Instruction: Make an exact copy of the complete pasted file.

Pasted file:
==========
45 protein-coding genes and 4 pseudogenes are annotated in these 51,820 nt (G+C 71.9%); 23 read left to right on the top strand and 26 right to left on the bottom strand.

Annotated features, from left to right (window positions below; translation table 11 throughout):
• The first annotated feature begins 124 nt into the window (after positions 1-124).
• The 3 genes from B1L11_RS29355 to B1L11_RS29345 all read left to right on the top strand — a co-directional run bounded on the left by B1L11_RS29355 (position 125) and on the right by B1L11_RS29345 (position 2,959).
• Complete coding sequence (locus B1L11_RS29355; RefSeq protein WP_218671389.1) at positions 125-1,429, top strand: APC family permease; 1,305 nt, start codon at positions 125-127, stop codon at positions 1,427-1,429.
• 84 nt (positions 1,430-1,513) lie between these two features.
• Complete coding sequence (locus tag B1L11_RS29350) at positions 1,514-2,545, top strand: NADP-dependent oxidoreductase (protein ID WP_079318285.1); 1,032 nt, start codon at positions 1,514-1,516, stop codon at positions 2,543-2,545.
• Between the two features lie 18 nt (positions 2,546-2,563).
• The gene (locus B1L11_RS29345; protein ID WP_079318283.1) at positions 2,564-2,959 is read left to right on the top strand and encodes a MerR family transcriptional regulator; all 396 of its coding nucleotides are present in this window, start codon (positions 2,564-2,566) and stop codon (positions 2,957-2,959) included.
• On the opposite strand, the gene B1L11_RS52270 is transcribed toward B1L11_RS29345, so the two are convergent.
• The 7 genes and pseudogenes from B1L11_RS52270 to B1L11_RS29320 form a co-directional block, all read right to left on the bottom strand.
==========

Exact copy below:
45 protein-coding genes and 4 pseudogenes are annotated in these 51,820 nt (G+C 71.9%); 23 read left to right on the top strand and 26 right to left on the bottom strand.

Annotated features, from left to right (window positions below; translation table 11 throughout):
• The first annotated feature begins 124 nt into the window (after positions 1-124).
• The 3 genes from B1L11_RS29355 to B1L11_RS29345 all read left to right on the top strand — a co-directional run bounded on the left by B1L11_RS29355 (position 125) and on the right by B1L11_RS29345 (position 2,959).
• Complete coding sequence (locus B1L11_RS29355; RefSeq protein WP_218671389.1) at positions 125-1,429, top strand: APC family permease; 1,305 nt, start codon at positions 125-127, stop codon at positions 1,427-1,429.
• 84 nt (positions 1,430-1,513) lie between these two features.
• Complete coding sequence (locus tag B1L11_RS29350) at positions 1,514-2,545, top strand: NADP-dependent oxidoreductase (protein ID WP_079318285.1); 1,032 nt, start codon at positions 1,514-1,516, stop codon at positions 2,543-2,545.
• Between the two features lie 18 nt (positions 2,546-2,563).
• The gene (locus B1L11_RS29345; protein ID WP_079318283.1) at positions 2,564-2,959 is read left to right on the top strand and encodes a MerR family transcriptional regulator; all 396 of its coding nucleotides are present in this window, start codon (positions 2,564-2,566) and stop codon (positions 2,957-2,959) included.
• On the opposite strand, the gene B1L11_RS52270 is transcribed toward B1L11_RS29345, so the two are convergent.
• The 7 genes and pseudogenes from B1L11_RS52270 to B1L11_RS29320 form a co-directional block, all read right to left on the bottom strand.